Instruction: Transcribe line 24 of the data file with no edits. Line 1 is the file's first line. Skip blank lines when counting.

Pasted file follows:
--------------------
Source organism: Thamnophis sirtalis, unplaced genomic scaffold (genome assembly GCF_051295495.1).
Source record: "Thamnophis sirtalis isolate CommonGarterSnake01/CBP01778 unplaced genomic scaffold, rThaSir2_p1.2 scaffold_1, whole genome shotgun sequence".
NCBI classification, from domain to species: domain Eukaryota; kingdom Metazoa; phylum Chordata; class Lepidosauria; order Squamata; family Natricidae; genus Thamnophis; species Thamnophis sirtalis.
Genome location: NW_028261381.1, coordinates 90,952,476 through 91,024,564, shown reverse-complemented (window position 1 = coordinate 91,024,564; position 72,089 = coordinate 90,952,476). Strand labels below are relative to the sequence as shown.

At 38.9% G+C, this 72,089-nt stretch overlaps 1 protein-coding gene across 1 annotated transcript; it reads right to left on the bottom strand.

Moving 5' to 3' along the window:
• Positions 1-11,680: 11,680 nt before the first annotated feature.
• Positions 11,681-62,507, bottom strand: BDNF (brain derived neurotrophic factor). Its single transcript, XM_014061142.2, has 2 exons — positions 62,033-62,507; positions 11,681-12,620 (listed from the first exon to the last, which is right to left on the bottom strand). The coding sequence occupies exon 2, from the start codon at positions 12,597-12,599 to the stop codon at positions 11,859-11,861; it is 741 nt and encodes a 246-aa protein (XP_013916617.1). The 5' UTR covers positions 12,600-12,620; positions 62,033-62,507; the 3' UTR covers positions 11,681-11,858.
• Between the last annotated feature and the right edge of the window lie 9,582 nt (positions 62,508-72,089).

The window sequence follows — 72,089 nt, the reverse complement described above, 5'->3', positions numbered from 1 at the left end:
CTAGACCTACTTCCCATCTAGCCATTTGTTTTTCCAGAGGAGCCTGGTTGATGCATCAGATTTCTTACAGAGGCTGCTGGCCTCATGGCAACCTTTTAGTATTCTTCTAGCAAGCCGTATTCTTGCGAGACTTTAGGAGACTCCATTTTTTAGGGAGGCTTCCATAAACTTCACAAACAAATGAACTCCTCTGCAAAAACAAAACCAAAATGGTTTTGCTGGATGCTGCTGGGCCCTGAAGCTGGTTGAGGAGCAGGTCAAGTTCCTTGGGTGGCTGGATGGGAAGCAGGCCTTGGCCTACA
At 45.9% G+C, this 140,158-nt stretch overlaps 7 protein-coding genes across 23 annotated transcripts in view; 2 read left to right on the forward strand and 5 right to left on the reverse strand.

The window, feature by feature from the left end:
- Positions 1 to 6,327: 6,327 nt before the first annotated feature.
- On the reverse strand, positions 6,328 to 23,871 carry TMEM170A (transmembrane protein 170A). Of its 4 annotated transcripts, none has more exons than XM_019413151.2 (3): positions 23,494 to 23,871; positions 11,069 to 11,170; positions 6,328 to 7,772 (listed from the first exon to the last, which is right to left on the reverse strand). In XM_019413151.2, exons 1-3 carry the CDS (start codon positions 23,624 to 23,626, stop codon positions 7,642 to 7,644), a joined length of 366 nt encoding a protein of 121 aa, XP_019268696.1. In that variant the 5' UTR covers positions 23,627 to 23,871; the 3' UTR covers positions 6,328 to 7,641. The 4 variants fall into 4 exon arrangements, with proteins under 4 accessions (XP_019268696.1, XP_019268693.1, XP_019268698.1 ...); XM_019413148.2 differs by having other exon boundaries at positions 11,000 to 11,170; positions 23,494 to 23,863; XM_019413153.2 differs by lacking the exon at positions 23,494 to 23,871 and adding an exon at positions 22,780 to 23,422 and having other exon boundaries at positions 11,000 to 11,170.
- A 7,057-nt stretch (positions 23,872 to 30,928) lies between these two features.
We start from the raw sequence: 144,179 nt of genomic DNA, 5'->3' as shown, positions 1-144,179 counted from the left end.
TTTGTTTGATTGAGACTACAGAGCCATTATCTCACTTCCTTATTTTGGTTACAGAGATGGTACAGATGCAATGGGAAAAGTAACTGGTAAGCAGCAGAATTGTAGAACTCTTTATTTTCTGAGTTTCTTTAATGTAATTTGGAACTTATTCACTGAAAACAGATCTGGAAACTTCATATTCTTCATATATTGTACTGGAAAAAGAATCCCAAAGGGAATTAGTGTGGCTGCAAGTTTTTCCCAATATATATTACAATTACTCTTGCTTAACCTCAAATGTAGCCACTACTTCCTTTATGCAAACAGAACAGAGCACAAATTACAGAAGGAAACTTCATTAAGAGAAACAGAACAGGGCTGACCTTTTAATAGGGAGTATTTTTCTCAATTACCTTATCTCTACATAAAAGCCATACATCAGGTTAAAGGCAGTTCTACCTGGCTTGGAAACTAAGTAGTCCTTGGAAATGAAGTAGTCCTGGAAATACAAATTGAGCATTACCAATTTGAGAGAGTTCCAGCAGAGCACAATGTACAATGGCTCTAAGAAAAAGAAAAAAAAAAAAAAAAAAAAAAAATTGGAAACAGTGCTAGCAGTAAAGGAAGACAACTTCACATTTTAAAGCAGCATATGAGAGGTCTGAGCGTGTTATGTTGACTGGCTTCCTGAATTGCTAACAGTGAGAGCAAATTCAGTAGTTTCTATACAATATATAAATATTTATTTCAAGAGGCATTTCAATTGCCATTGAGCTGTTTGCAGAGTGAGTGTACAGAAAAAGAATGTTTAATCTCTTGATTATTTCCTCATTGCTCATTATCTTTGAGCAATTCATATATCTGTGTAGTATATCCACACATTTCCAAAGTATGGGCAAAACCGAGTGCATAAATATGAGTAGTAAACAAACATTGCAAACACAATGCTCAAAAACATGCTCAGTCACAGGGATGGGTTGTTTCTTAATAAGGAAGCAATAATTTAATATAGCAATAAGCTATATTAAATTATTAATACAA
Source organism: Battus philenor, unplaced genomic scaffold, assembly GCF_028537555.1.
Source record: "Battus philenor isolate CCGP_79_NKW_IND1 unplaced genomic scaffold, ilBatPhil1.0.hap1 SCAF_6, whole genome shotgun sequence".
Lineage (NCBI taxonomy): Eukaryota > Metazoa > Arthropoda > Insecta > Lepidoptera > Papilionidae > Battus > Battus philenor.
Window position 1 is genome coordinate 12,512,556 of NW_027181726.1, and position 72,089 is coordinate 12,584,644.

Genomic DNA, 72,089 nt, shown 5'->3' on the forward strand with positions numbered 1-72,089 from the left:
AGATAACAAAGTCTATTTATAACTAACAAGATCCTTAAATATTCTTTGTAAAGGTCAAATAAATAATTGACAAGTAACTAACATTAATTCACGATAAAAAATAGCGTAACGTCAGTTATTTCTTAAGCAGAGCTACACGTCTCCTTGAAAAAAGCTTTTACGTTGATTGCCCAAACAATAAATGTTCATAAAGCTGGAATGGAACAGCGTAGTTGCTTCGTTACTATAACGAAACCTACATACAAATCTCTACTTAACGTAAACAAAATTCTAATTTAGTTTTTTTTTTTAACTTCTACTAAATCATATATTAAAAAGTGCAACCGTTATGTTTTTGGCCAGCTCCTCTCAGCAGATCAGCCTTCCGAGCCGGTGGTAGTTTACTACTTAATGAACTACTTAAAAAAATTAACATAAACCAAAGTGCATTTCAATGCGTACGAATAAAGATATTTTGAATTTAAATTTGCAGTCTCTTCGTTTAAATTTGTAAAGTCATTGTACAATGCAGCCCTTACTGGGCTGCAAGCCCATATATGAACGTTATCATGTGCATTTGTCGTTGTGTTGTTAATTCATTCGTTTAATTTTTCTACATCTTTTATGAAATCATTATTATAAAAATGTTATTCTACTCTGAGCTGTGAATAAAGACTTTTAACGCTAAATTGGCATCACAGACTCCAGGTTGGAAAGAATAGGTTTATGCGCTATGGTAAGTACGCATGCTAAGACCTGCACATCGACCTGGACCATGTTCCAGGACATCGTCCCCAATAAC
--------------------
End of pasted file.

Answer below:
AGATAACAAAGTCTATTTATAACTAACAAGATCCTTAAATATTCTTTGTAAAGGTCAAATAAATAATTGACAAGTAACTAACATTAATTCACGATAAAAAATAGCGTAACGTCAGTTATTTCTTAAGCAGAGCTACACGTCTCCTTGAAAAAAGCTTTTACGTTGATTGCCCAAACAATAAATGTTCATAAAGCTGGAATGGAACAGCGTAGTTGCTTCGTTACTATAACGAAACCTACATACAAATCTCTACTTAACGTAAACAAAATTCTAATTTAGTTTTTTTTTTTAACTTCTACTAAATCATATATTAAAAAGTGCAACCGTTATGTTTTTGGCCAGCTCCTCTCAGCAGATCAGCCTTCCGAGCCGGTGGTAGTTTACTACTTAATGAACTACTTAAAAAAATTAACATAAACCAAAGTGCATTTCAATGCGTACGAATAAAGATATTTTGAATTTAAATTTGCAGTCTCTTCGTTTAAATTTGTAAAGTCATTGTACAATGCAGCCCTTACTGGGCTGCAAGCCCATATATGAACGTTATCATGTGCATTTGTCGTTGTGTTGTTAATTCATTCGTTTAATTTTTCTACATCTTTTATGAAATCATTATTATAAAAATGTTATTCTACTCTGAGCTGTGAATAAAGACTTTTAACGCTAAATTGGCATCACAGACTCCAGGTTGGAAAGAATAGGTTTATGCGCTATGGTAAGTACGCATGCTAAGACCTGCACATCGACCTGGACCATGTTCCAGGACATCGTCCCCAATAAC